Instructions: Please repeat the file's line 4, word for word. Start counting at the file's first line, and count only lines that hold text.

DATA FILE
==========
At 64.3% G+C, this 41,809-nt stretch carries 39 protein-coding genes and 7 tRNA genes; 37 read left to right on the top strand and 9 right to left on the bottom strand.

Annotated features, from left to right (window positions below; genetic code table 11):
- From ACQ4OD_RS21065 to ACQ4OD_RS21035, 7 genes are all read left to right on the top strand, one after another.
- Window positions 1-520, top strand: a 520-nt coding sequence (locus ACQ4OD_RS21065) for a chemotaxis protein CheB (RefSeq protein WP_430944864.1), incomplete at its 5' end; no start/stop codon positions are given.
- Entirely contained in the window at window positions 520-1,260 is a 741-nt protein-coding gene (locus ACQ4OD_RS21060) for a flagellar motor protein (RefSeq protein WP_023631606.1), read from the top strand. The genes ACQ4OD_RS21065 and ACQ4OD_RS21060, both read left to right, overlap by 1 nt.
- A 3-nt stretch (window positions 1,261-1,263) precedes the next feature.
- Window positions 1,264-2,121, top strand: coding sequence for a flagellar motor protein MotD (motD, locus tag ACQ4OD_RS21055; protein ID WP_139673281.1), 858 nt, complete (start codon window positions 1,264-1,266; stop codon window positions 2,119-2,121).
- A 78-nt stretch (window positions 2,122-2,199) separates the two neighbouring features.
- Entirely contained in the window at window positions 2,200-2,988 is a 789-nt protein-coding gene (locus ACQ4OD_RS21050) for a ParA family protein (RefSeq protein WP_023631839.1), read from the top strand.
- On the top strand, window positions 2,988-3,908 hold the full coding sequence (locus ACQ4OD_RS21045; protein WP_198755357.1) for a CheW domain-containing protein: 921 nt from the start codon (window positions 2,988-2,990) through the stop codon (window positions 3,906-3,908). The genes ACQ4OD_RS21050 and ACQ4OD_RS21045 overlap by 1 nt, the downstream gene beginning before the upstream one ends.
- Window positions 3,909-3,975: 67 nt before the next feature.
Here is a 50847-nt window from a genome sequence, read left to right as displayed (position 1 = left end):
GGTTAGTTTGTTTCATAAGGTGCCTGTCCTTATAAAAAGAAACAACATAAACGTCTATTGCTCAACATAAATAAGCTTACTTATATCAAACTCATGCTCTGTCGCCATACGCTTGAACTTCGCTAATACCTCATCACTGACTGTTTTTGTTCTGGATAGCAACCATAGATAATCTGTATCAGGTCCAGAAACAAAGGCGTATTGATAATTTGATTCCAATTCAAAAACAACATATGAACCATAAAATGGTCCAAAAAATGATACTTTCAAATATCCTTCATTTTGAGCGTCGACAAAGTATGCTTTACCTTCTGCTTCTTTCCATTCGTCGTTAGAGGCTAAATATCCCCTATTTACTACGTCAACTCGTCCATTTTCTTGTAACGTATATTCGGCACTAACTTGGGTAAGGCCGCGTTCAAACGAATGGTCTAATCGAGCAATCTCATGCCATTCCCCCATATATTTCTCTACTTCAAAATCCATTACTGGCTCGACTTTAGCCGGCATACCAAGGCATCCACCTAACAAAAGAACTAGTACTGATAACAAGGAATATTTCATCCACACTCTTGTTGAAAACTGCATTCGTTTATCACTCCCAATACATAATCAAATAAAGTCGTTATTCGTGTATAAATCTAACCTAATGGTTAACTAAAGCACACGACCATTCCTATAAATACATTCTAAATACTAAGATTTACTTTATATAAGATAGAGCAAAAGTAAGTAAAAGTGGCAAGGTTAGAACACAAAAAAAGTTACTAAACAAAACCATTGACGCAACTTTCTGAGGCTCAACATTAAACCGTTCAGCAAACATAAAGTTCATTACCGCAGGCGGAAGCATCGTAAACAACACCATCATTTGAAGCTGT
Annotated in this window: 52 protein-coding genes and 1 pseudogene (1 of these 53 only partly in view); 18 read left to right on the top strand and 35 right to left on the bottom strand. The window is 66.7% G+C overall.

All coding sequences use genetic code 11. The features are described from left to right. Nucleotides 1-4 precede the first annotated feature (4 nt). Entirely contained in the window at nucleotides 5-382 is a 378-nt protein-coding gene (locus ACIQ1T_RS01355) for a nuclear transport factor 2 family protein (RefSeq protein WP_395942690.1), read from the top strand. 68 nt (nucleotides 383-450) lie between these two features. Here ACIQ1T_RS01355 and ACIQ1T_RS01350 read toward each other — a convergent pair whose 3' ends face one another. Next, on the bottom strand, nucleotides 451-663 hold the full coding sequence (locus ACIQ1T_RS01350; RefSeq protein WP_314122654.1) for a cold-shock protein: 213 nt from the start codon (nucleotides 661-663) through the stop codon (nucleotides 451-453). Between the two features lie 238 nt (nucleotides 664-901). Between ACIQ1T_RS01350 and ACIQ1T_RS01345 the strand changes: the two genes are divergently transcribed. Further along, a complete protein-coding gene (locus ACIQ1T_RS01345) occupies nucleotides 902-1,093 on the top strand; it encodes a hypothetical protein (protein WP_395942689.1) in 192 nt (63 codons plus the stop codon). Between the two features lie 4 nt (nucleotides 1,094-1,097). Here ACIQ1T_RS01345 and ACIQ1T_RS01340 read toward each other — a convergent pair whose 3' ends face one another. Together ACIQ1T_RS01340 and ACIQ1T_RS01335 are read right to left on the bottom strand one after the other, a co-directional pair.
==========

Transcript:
- Window positions 1-520, top strand: a 520-nt coding sequence (locus ACQ4OD_RS21065) for a chemotaxis protein CheB (RefSeq protein WP_430944864.1), incomplete at its 5' end; no start/stop codon positions are given.